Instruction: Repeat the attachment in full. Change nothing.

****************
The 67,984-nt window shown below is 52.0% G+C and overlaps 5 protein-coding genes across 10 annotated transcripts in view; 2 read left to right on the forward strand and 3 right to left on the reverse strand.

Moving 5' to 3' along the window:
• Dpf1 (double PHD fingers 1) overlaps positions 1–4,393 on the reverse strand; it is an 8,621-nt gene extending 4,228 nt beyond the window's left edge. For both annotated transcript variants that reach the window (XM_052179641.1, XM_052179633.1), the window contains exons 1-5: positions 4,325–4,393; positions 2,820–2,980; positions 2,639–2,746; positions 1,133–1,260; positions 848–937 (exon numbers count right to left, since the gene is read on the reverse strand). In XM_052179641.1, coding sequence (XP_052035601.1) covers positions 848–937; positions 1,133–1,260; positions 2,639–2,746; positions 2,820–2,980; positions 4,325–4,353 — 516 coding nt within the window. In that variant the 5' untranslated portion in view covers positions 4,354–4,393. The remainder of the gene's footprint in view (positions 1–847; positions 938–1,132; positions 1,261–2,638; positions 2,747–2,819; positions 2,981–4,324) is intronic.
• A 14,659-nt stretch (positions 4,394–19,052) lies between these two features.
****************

The 67,984-nt window shown below is 52.0% G+C and overlaps 5 protein-coding genes across 10 annotated transcripts in view; 2 read left to right on the forward strand and 3 right to left on the reverse strand.

Moving 5' to 3' along the window:
• Dpf1 (double PHD fingers 1) overlaps positions 1–4,393 on the reverse strand; it is an 8,621-nt gene extending 4,228 nt beyond the window's left edge. For both annotated transcript variants that reach the window (XM_052179641.1, XM_052179633.1), the window contains exons 1-5: positions 4,325–4,393; positions 2,820–2,980; positions 2,639–2,746; positions 1,133–1,260; positions 848–937 (exon numbers count right to left, since the gene is read on the reverse strand). In XM_052179641.1, coding sequence (XP_052035601.1) covers positions 848–937; positions 1,133–1,260; positions 2,639–2,746; positions 2,820–2,980; positions 4,325–4,353 — 516 coding nt within the window. In that variant the 5' untranslated portion in view covers positions 4,354–4,393. The remainder of the gene's footprint in view (positions 1–847; positions 938–1,132; positions 1,261–2,638; positions 2,747–2,819; positions 2,981–4,324) is intronic.
• A 14,659-nt stretch (positions 4,394–19,052) lies between these two features.